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How to delete the data Google has on you

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How to delete the data Google has on you

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Think about everything you do across Chrome, Gmail, Google Maps, YouTube, and everything else Google owns, and you get some idea of how much data you’re giving up to the company each day. For most of us, it’s… a lot.

Whether or not you think the data collection and targeted advertising is a worthwhile trade for the free apps you get in return, Google does at least provide a comprehensive online dashboard you can use to see some of what’s being gathered.

You can use it to delete everything Google has already collected, stop it from collecting anything in the future, or automatically delete your data after a set period (like three months). You can also use these features to clear the records if you’re planning to delete your Google account — though the process of deleting it should also wipe all of the data associated with your account.

Here’s how to use the options available to you.

Find your data

Activity can be filtered by date and app.

Getting started is pretty easy: Open your Google account page in a web browser of your choice, signing in if you need to. From this screen, you can see your Google subscriptions, the devices you’re signed in to with your Google account, and the passwords you might have saved, among other information.

Right now, we’re interested in data.

  • Click Data and privacy on the left. 
  • Look for History settings. It is split up into three main categories: Web and apps, location, and YouTube.
  • Click the My Activity button at the bottom of that section to see a complete list of this data. You’ll see everything you’ve done that’s been logged in Google products, starting with what’s most recent.
  • Select Filter by date & product to limit the results to certain date ranges or certain apps.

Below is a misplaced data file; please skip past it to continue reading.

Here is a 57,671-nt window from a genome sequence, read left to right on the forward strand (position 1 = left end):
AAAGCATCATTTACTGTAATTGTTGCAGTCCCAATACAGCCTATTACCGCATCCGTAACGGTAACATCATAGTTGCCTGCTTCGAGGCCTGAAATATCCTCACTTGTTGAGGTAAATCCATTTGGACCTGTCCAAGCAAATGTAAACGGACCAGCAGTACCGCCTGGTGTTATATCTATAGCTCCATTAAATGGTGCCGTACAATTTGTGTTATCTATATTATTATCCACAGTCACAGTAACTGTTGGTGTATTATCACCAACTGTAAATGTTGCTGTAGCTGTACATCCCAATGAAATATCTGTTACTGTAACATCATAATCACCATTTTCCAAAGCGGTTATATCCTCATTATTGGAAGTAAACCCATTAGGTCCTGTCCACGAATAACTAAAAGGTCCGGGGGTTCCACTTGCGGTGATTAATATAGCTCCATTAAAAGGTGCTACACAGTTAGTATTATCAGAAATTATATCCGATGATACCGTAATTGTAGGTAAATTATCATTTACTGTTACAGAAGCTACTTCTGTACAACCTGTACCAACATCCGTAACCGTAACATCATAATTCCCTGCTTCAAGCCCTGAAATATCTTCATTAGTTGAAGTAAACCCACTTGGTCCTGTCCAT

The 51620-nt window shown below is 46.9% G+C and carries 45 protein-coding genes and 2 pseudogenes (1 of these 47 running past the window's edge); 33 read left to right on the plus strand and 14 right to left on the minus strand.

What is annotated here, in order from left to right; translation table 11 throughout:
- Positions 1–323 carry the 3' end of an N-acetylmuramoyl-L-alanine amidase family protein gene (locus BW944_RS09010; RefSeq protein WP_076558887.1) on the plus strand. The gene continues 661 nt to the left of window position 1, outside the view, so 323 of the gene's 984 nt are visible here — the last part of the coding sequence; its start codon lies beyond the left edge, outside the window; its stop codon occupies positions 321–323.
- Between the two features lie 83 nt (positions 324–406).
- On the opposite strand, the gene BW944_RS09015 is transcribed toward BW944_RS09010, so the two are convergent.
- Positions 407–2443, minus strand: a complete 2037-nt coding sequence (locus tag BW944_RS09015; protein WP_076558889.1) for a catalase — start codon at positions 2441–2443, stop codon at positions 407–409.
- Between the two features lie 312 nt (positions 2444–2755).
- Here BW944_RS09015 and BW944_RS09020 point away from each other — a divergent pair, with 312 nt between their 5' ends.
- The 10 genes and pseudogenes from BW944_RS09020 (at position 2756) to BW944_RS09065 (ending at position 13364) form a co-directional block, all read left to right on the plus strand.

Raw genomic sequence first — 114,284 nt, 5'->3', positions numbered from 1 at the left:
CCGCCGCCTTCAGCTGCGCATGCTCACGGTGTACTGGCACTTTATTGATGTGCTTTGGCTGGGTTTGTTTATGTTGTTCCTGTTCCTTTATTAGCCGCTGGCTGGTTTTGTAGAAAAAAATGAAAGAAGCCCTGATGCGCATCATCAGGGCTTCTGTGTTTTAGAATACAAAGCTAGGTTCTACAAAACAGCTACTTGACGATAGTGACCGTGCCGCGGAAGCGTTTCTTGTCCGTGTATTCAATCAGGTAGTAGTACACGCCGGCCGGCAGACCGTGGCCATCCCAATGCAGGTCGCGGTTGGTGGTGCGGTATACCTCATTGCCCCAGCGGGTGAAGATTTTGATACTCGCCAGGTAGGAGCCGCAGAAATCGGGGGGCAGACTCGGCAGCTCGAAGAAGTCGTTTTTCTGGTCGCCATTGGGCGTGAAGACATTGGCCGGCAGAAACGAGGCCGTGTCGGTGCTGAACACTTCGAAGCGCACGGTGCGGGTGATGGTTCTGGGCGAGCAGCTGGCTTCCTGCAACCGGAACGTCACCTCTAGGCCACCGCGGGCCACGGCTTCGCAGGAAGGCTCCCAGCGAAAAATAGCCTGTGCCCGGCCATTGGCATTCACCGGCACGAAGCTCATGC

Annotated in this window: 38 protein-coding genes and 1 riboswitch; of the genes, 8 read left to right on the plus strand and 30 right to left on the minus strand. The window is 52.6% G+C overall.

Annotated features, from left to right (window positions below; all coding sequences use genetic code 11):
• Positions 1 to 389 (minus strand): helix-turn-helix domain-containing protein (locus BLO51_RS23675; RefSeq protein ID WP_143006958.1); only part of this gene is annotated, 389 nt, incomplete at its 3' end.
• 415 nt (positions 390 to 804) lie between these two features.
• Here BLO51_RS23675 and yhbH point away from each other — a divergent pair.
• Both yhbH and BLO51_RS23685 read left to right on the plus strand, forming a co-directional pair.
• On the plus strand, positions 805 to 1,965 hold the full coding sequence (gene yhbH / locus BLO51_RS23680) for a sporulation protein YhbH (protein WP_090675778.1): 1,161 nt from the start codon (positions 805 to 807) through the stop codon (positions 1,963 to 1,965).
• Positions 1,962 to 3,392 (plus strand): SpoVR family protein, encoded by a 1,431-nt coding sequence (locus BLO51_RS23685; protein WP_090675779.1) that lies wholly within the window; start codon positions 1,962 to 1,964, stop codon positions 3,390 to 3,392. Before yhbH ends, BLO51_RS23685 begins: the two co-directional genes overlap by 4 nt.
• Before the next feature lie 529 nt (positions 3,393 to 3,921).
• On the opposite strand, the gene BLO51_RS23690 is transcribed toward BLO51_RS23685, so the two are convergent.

• To remove a filter you’ve applied, click the X next to it at the top of the list.
  • Click on any entry in the list to see more details about it if they’re available. You can open YouTube videos you’ve watched, for example, or websites you’ve visited.

Delete your data

You can manually purge your data at any time.

When it comes to data that’s already been collected and logged by Google, you can erase it in a few different ways.

  • If you’re looking at the full activity list, click Delete (to the right of the filter). You can wipe records from the last hour, the last day, or within a custom range. You can also click Always to delete everything.
  • If you’ve filtered the list by date or product, click Delete results: this wipes everything that matches the filter.
  • Whether or not the list is filtered, you can click the X next to any single entry to delete it.

It’s handy to have this central repository of all your data available via one web portal, but you can find some types of data in other places, too. You can delete your web activity from inside Chrome as long as you’re signed in to Google, for example, or get at your YouTube watch history through the YouTube website.

Auto-delete and turn off data collection

Google will automatically wipe data after a certain time, if you want.

If you want Google to auto-delete your data or stop collecting data altogether, you need to use the three categories we mentioned earlier: Web and apps, location, and YouTube.

From the activity list, click Web & App Activity, Location History, or YouTube History. The next options screen you’ll see is very similar across all three categories:

  • Click Turn off to stop collecting data in this particular category. If you select this option, you can choose to either Turn off (to keep anything collected thus far) or Turn off and delete activity
  • If you choose to delete data, you’ll be shown a preview of what’s getting erased before you confirm the action.
  • Further down the page, select Choose an auto-delete option to have the data in this category wiped after a certain time: 3 months, 18 months, or 36 months.

You’ll also see some sub-settings on these screens, too, such as searches you run on YouTube or voice and audio activity that might be collected through your interactions with Google Assistant.

There are obviously some compromises to think about here. If you’ve been checking out a particular coffee shop on Google Maps, it is helpful to have it pop up automatically when you need to get directions to it. In the same way, if you like a couple of YouTube videos, then you probably want to see more videos along the same lines rather than something served up randomly.

The auto-delete option offers a good balance in this regard because it means you do get some level of personalization without having all of your activities saved on Google’s servers for all time.

Incidentally, if you try to turn off any of this data collection (or turn it back on), Google will throw up an information panel explaining how the data it gathers helps to personalize services for you across multiple apps. In other words, Google definitely wants you to allow it to collect this data, but in the end, it’s your choice.

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